#3357: The Demon – Demon Knights



“Jason Blood, once a mortal man who lived centuries ago, was bound to Etrigan after the Demon was summoned by none other than the wizard Merlin. Jason was rendered immortal and granted the ability to swap places with his demonic counterpart upon saying the magic words. Though Jason has tried many times to exert his will over Etrigan while he is transformed, the Demon is too powerful to be completely contained. Still, more often than not, Etrigan, despite his nature, is interested in the greater good—even if his motives and methods remain suspect.”

It seems quite a mistake at this time to craft a bio that features no rhyme.  Could it really be that hard, I ask of you, to describe the character in a way that rings true?  I suppose I’ll have to try my own hand, and see just how the words may land.  Behold the figure in front of you, which I must now rightly review.  It is a creation of McFarlane Toys, and they frequently avert my joys.  The DC line is often off the mark, due to its focus on the Knight who’s Dark.  This Man of Bats often leads the sales, but it’s not only his stories from whence each toy hails.  In this toy’s case, he’s more obscure, but a fan favorite you can be sure.  He’s brought forth with the proper chime of the summoning words that are a rhyme.  Gone, gone, the form of man, rise the demon, Etrigan!


The Demon who’s of Demon Knights inflection is from McFarlane’s DC Multiverse collection.  The time in which this figure was done was the early part of 2021.  Demon Knights of the New 52 was the version that they chose to do.  It seems to me to be quite odd to not launch the character with a more classic nod.  But although it may be on the verge of odd, it could also just be Todd being Todd.  Although the design might not quite ring true, at the very least, he’s something new.  The figure stands just over 7 inches tall and his articulation is 35 points counted in all.  To the line’s other figures his movement matches, although it’s not without its own little scratches.  The ankles could be more secure, to keep him from falling to the floor.  The figure’s sculpt is one that’s completely new, and is really one that gives what’s due.  The character’s look is well reflected, and texturing is well perfected.  The figure’s head is my favorite piece, and really catches the character for this release.  The figure’s paint is well applied, and certainly feels as though they tried.  The color scheme is different there, then what he’s usually known to wear.  It’s very definitely a lot of silver and grey, which not the most eye catching, I have to say.  Still, it’s true to the source, so it’s only fair to let it run its course.  The Demon has amongst his cares a stand and sword, which are his wares.  His sword is hard for him to hold, and takes tricky wedging into his hand’s mold.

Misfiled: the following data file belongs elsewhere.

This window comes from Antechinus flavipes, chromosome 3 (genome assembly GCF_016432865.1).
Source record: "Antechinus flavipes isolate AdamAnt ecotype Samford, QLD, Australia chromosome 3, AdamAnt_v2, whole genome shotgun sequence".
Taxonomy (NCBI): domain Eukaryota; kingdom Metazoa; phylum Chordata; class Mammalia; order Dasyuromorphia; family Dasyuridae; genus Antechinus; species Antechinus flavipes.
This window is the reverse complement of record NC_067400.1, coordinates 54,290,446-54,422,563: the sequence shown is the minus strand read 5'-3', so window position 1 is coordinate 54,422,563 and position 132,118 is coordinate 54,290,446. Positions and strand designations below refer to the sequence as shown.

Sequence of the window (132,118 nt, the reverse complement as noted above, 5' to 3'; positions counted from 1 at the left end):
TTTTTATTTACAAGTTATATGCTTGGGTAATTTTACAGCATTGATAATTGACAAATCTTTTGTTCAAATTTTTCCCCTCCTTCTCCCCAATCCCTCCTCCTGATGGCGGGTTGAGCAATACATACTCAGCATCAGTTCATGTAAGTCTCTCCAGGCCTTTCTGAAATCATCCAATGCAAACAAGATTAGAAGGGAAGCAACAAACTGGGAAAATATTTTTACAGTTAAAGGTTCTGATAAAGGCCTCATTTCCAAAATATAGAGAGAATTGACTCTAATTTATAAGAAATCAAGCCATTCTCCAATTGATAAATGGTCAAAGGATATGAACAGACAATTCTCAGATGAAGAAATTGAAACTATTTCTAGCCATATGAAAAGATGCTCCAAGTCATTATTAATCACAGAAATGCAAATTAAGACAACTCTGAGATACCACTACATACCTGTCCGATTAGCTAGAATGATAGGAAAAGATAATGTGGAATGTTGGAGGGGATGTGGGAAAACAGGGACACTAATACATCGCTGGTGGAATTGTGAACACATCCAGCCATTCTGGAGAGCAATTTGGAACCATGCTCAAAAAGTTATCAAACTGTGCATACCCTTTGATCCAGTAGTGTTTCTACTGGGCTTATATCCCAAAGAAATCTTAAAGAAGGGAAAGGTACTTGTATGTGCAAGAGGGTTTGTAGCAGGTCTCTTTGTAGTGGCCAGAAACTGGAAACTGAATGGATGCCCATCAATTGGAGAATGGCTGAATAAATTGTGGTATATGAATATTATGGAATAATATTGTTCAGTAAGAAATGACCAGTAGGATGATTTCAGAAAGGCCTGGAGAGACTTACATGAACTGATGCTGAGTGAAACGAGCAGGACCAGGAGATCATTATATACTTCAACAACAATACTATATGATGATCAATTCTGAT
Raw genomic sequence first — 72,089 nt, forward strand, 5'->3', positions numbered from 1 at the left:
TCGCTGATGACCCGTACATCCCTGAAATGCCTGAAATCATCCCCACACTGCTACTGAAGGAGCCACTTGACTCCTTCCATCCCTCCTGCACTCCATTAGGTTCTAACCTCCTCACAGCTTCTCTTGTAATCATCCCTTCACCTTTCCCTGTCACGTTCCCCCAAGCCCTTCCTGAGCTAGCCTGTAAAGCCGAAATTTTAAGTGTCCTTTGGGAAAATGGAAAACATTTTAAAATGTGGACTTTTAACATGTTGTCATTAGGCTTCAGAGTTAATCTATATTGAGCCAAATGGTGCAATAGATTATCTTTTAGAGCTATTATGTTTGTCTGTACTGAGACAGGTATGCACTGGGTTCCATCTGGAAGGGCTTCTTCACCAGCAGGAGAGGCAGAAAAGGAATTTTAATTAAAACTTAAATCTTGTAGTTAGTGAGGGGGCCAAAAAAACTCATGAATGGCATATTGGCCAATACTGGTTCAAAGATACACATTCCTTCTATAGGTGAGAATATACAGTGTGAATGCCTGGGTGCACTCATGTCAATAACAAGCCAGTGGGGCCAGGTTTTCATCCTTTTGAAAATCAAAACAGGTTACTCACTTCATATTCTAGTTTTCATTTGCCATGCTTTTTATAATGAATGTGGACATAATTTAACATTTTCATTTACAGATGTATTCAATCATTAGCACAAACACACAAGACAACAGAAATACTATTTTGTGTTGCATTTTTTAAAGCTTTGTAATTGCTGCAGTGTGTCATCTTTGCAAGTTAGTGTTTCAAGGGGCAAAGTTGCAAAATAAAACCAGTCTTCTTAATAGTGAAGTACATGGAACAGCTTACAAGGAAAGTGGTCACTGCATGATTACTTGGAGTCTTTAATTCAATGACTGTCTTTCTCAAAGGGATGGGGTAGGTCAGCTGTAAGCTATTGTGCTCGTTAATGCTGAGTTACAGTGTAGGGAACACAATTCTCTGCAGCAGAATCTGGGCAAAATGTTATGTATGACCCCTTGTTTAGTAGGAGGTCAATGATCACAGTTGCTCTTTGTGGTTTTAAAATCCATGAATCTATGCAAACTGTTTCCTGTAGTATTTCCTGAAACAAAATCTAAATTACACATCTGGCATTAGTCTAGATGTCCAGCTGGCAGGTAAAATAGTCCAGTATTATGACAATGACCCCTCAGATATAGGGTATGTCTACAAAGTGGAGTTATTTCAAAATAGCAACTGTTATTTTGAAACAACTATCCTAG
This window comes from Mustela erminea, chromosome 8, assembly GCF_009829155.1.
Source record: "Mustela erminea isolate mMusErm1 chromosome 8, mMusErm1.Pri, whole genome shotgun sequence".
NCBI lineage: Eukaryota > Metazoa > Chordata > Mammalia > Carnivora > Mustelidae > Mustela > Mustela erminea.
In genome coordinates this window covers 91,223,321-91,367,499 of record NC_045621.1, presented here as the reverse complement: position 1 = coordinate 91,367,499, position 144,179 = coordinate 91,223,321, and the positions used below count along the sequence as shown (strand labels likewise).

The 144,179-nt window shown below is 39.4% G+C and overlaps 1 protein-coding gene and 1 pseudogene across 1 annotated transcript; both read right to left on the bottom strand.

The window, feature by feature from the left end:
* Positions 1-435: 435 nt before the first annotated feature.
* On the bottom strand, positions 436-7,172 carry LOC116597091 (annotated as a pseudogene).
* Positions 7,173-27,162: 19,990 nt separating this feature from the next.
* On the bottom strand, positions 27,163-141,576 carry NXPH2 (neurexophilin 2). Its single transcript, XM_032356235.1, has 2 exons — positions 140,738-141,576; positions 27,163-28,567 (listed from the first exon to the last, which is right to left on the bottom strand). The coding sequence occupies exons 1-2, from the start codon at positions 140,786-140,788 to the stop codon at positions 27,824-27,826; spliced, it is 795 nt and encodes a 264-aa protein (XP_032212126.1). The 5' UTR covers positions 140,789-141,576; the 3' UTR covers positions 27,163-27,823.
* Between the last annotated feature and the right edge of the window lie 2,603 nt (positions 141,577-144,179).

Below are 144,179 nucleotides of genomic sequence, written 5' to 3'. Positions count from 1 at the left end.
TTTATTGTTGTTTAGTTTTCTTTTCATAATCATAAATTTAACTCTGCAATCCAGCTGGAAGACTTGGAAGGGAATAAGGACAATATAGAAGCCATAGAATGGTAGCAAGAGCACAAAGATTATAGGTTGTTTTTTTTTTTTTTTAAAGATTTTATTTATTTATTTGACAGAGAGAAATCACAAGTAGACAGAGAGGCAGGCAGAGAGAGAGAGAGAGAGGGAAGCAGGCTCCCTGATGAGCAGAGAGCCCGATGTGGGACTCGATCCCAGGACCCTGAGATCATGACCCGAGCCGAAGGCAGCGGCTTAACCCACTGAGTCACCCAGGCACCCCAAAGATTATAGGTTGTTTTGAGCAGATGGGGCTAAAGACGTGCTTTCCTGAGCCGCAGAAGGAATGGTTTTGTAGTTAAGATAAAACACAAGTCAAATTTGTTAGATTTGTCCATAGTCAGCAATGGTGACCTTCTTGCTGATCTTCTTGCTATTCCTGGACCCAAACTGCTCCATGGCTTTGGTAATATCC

The Demon’s a character I greatly enjoy, and so I’d like to have him as a toy.  His costume choice is not my preferred, but still my interest was not deterred.  Getting the figure was no real chore, I just waited for his arrival at the store.  In the end, the figure’s fine, which seems the curse of this whole line.  Even when it’s at its best, it struggles rising above the rest.  The Demon’s cool, that much is true, but as always, odd choices still come shining through.

Thanks to my sponsors over at All Time Toys for setting me up with this figure to review.  If you’re looking for cool toys both old and new, please check out their website.


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